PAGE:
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Androgen receptor levels appear to predict ADT response

Article

Levels of five androgen receptors in prostatectomy specimens appear to predict which men will progress in their disease and which will respond to androgen deprivation therapy.

Levels of five androgen receptors in prostatectomy specimens appear to predict which men will progress in their disease and which will respond to androgen deprivation therapy.

Using tissue samples from 63 men who underwent radical prostatectomy and subsequently underwent androgen deprivation therapy after biochemical recurrence or clinical progression, researchers at Memorial Sloan-Kettering Cancer Center, Columbia University, and Aureon Laboratories, applied quantitative immunofluorescence and spectral imaging techniques to assay for androgen receptor content, clinicopathologic variables, and other biomarkers.

Men in the study had an average PSA of 14.34 ng/mL before prostatectomy, and the majority had a prostate Gleason score ≤7. Twenty-two had seminal vesicle invasion, 11 had positive lymph nodes, 34 had positive margins, and 29 had extracapsular extension.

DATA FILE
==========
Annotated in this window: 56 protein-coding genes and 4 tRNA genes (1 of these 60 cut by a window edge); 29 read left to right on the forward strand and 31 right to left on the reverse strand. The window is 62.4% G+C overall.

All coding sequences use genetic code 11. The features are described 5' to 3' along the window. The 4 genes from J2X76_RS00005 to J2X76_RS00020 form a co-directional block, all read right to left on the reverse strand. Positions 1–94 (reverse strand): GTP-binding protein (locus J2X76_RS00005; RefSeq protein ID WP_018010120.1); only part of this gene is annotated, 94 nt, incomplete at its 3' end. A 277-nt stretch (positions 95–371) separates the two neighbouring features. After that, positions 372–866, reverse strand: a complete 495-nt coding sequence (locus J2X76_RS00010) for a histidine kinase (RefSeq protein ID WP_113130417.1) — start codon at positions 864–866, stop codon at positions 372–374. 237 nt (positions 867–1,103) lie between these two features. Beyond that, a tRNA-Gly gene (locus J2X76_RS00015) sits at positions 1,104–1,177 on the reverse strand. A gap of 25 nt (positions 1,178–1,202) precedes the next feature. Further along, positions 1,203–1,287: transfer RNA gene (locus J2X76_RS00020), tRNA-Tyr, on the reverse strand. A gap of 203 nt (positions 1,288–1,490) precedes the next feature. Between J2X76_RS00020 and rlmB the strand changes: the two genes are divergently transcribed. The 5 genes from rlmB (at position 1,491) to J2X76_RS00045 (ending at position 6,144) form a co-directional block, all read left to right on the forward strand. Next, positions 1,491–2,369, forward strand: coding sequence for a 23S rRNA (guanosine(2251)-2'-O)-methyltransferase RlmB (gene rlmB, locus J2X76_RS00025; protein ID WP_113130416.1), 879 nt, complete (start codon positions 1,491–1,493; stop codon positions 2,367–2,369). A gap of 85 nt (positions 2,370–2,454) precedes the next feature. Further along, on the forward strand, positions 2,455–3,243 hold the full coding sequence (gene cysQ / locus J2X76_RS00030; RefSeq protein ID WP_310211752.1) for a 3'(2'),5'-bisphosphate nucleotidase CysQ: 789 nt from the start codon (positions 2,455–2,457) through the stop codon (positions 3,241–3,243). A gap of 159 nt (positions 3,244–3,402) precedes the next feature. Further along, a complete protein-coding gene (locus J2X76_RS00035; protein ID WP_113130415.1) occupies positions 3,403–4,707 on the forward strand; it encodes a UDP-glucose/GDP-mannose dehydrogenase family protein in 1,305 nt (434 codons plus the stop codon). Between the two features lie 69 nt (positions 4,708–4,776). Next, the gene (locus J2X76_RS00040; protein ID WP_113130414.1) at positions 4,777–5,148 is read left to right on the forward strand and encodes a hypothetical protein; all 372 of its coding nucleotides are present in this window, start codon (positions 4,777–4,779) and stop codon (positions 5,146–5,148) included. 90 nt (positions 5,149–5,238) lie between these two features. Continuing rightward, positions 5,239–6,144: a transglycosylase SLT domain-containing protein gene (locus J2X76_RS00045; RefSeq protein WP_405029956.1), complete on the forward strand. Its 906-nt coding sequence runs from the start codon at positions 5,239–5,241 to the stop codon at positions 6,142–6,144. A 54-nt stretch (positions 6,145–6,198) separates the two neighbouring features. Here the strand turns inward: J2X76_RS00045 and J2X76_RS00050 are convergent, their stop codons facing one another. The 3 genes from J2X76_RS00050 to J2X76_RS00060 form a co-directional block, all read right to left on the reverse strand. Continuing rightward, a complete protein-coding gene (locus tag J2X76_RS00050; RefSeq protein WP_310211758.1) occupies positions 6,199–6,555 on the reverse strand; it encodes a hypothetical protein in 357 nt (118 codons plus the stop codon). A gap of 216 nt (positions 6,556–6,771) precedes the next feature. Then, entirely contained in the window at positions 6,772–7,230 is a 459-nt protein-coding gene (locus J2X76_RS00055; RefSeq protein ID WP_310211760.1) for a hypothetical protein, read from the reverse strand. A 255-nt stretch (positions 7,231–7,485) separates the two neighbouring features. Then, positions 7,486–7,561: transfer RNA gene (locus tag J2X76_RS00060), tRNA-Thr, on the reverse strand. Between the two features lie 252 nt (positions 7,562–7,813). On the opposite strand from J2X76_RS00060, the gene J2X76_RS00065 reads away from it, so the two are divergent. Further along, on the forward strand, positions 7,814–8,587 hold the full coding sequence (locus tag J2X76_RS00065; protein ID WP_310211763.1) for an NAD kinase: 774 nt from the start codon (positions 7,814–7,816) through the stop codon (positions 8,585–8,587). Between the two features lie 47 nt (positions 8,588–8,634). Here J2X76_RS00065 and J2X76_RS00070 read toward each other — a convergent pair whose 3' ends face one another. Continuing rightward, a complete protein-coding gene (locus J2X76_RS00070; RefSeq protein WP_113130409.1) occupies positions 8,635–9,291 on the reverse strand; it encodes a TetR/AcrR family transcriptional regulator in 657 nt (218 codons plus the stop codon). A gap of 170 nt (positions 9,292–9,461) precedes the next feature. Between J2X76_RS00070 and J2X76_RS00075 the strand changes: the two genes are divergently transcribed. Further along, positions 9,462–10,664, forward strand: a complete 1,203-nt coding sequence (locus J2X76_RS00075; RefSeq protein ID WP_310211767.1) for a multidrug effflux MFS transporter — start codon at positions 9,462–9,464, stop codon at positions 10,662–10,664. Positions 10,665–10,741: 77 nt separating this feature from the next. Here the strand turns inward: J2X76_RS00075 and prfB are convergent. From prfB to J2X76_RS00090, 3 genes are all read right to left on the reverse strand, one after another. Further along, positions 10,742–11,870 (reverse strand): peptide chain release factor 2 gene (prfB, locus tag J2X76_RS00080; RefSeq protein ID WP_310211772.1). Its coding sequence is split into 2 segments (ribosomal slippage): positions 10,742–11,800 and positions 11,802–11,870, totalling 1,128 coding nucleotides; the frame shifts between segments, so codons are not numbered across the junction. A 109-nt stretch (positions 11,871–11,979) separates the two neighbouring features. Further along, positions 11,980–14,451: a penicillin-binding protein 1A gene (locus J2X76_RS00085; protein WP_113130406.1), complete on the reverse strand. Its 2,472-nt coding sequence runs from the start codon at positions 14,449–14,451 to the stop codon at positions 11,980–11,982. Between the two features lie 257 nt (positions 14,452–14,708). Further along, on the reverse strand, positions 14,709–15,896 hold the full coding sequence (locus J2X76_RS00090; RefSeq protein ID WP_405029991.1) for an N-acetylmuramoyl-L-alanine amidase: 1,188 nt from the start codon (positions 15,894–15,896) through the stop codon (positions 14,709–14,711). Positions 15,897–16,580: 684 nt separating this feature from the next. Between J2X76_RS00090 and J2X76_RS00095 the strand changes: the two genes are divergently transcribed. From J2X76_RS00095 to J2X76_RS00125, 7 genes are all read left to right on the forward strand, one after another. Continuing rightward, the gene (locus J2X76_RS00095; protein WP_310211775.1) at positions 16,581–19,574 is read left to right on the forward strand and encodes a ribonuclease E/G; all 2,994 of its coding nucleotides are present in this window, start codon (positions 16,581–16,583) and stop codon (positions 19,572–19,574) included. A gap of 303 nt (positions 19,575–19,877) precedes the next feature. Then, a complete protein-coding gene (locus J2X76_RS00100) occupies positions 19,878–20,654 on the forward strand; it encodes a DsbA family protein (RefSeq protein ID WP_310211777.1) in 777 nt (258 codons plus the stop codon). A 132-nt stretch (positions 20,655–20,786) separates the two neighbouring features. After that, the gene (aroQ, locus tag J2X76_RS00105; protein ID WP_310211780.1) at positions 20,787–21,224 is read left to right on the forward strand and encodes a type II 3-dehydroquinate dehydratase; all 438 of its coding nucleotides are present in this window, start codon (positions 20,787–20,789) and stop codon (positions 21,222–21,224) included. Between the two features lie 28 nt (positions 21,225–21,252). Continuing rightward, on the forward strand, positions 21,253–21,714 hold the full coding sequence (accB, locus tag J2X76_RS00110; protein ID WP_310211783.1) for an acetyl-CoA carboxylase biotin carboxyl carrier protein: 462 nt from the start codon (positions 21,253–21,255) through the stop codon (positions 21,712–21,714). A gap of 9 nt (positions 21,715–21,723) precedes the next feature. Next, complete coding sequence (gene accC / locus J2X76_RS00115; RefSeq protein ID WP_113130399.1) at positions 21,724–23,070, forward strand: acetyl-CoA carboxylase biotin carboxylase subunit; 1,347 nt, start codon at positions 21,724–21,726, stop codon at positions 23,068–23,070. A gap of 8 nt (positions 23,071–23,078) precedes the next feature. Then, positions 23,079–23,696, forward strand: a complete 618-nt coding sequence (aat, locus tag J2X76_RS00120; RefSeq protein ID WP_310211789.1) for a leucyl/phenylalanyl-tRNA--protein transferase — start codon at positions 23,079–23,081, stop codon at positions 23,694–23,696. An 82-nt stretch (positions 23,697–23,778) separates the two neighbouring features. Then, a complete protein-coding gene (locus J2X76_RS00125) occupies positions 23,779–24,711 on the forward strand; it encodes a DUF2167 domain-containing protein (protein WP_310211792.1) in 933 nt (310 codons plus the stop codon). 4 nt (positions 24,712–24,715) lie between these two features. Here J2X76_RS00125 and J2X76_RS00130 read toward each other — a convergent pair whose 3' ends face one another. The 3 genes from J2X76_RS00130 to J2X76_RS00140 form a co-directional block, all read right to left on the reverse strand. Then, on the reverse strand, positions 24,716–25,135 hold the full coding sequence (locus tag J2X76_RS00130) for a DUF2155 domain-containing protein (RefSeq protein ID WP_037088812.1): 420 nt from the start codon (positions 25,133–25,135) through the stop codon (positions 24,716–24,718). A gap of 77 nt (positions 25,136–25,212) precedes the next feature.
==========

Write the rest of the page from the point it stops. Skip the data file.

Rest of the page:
Of 11 immunofluorescence features related to outcomes, five were found to significantly predict time to progression. Two of the five features, androgen receptor intensity within AMACR(+) and AMACR(-) epithelial cells, demonstrated an association between elevated androgen receptor levels and shortened time to castrate rise in PSA. Of the 63 men, 32 experienced a castrate rise in PSA after ADT.

"Our findings on androgen receptor levels in this study and previous research provide an indication and an understanding of both response to therapy and progression of disease," said Michael Donovan, MD, PhD, of Aureon Laboratories, Yonkers, NY. "They also provide the basis for an interesting hypothesis that androgen receptor levels in the prostatectomy sample, determined by quantitative immunofluorescence, may be used to identify men at high risk for progression or ADT failure, and thereby have an impact on the therapeutic plan and monitoring plan."

The study was presented at the 2007 American Society for Clinical Oncology annual meeting in Chicago.

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